Call for better signage to prevent lorries driving through Huntingdonshire villages

Shire Hall Cambridge.

Shire Hall Cambridge. - Credit: Archant

Better signage is needed to stop HGVs speeding and driving through Huntingdonshire villages while work is carried out on the A14, councillors have said.

Cambridgeshire County Council’s highways and community infrastructure committee heard on July 10 that large lorries and other traffic were taking inappropriate routes while looking for ways to avoid roadworks on the A14.

The committee heard more needed to be done to make sure traffic, and HGVs in particular, stuck to the correct diversion routes, and also kept to the speed limit.

Councillor Mathew Shuter, chairman of the highways and community infrastructure committee, said councillors should “pressurise” Highways England into providing better signage to encourage HGVs and other vehicles to keep to the speed limit and stick to the proper diversion routes.

Cllr Shuter said: “We are all grateful for the massive job Highways England is doing on the A14, but they need to understand the impact it is having on the local community.

“We need better signage. I would expect Highways England to have specific speed indicator signs to at least indicate to lorries, and other vehicles on the road, they are breaking the speed limit. I do appreciate the situation and I would like to see us all pressurise Highways England into doing more.”

Councillor Simon King said villages were being subjected to HGV traffic due to diversions off the A14.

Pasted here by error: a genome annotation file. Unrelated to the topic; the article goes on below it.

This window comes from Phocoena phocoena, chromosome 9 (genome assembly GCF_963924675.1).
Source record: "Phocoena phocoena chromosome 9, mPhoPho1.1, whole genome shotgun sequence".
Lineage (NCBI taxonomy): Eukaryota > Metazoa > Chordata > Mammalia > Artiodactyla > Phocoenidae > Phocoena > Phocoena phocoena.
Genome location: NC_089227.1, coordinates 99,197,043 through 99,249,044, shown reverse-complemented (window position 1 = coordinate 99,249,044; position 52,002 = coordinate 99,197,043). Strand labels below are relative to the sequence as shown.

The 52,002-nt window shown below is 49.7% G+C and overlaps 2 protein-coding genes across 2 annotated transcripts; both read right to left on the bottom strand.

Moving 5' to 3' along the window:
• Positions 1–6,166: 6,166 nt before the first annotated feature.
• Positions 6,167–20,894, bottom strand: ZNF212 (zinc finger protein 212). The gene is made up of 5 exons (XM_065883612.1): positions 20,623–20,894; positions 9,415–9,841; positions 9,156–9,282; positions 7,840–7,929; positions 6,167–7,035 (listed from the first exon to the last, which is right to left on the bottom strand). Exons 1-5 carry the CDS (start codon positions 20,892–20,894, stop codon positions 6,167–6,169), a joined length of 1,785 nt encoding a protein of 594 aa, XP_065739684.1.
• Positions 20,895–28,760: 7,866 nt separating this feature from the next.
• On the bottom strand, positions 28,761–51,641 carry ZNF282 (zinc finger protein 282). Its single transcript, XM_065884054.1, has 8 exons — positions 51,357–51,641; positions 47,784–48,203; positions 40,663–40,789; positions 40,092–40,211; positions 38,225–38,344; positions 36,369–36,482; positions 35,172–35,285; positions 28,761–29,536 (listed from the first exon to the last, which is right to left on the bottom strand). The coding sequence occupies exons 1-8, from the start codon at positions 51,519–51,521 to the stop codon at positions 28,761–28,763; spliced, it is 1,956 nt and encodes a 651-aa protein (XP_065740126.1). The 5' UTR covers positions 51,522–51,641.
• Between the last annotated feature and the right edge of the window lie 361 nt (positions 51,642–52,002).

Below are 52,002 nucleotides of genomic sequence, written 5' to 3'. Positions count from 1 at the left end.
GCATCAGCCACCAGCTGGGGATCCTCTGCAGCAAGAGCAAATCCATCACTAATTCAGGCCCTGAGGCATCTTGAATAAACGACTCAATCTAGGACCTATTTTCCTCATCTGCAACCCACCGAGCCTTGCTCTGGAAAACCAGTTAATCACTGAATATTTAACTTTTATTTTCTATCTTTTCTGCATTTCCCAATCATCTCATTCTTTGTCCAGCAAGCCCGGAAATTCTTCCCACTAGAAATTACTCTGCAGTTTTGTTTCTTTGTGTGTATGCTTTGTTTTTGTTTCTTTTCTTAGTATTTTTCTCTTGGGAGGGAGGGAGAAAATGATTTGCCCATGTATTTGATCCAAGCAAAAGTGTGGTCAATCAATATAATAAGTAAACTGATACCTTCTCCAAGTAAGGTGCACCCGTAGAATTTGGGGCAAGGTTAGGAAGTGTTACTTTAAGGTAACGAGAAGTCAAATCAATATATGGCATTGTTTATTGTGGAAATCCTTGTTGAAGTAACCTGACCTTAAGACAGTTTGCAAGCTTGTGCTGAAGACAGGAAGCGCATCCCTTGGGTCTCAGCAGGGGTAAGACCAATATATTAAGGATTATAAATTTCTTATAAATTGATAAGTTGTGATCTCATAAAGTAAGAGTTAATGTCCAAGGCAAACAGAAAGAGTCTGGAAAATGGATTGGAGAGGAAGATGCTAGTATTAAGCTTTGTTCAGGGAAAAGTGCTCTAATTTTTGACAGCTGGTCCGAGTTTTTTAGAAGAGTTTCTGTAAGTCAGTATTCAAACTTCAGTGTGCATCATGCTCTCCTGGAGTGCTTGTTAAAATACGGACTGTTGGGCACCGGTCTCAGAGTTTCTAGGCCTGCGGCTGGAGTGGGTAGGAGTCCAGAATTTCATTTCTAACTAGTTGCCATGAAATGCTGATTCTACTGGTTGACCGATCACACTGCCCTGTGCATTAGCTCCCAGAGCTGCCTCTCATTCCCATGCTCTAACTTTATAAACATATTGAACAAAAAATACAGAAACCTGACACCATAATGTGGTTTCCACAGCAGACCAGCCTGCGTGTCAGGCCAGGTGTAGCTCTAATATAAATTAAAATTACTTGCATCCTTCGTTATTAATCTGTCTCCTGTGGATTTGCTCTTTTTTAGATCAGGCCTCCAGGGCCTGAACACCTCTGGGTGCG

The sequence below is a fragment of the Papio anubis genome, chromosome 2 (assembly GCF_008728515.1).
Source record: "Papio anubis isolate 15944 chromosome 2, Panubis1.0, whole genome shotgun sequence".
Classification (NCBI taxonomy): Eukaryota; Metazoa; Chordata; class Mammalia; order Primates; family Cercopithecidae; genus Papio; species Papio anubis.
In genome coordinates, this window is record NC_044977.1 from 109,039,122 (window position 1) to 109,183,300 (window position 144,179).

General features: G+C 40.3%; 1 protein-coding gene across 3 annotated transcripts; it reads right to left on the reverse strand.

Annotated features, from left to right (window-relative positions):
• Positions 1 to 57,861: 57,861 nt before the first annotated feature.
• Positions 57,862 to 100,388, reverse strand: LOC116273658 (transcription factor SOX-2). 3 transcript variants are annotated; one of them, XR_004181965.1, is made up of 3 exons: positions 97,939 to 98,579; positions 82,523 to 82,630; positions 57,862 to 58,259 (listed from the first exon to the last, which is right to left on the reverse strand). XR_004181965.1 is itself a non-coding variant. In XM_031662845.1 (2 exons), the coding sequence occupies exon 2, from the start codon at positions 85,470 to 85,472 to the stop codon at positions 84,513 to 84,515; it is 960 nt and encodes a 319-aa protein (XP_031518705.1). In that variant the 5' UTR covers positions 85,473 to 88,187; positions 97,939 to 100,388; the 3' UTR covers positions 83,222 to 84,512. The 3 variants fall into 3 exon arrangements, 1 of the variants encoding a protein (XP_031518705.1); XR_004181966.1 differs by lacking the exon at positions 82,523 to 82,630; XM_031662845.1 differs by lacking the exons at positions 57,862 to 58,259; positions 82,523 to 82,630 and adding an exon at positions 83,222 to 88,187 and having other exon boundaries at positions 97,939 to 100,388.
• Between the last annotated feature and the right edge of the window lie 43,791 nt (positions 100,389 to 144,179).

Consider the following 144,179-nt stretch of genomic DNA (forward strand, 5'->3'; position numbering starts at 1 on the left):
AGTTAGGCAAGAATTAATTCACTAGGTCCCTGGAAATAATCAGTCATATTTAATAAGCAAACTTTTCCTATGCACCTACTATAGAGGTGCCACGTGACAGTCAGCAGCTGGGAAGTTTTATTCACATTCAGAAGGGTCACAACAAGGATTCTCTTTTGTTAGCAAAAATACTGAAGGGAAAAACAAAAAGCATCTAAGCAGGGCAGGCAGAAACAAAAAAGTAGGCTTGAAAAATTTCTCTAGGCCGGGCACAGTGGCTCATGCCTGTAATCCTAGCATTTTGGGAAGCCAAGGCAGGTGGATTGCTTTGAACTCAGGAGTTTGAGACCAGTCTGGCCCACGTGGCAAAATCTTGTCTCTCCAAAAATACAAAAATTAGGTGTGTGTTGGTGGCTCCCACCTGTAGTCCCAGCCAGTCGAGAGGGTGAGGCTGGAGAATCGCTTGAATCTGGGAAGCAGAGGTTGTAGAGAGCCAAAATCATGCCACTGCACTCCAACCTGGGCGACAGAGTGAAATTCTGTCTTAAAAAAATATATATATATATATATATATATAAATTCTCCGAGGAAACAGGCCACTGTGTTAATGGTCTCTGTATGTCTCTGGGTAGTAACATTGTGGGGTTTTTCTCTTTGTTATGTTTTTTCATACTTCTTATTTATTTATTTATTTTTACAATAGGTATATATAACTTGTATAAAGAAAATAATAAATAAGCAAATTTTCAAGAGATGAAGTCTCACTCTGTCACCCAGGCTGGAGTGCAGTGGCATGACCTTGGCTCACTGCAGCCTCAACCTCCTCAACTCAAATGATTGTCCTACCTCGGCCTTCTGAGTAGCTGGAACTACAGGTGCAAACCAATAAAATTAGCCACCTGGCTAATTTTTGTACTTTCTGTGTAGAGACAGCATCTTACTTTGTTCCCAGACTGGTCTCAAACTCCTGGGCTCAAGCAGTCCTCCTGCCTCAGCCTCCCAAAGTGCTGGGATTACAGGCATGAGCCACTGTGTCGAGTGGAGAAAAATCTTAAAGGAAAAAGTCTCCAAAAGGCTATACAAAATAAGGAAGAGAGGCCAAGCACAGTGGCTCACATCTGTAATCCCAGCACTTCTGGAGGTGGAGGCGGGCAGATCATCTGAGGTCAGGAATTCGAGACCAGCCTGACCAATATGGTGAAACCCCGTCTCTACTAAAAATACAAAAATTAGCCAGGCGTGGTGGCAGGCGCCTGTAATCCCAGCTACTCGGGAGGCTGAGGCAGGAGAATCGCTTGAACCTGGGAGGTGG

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“Kimbolton and Alconbury are also having these problems,” said Cllr King. “Highways England have not signposted the diversion very well. HGVs cut through the villages of Grafham and Ellington. We need better signage to stop HGVs going the wrong way.”

Councillor David Jenkins said there were often problems for people reporting incidents, and suggested the county council’s website was made easier to use to encourage more people to call out speeding lorries.

“It is simply a matter of communication,” said Cllr Jenkins. “There needs to be easy access to information. Our website is not the most transparent news website, but something on the front page for people to access might help.”

A Highways England spokesman said: “We are working very hard to help ensure that drivers use the signed diversion route, working in partnership with police, local authorities and haulage groups.

“We have added additional signs further away from Cambridgeshire to alert HGVs of any road closures, we share our roadworks plans with hauliers, and at some locations we have deployed traffic marshals to redirect long distance traffic which has ignored the diversion signs away for local roads and onto the agreed diversion routes.

The spokesman added that officials “are aware” that some drivers do not use the diversion along the A428 and the A1198 and use the roads through Ellington and Grafham as an alternative.

He added: “We always strongly encourage drivers to stick to the clearly signed diversion route that is in place overnight. It was carefully chosen as the most suitable route for the type and volume of traffic that usually uses the A14 at night, and was agreed with Cambridgeshire County Council and Cambridgeshire police. This is to ensure the right traffic remains on roads which are suitable and safe for that traffic.”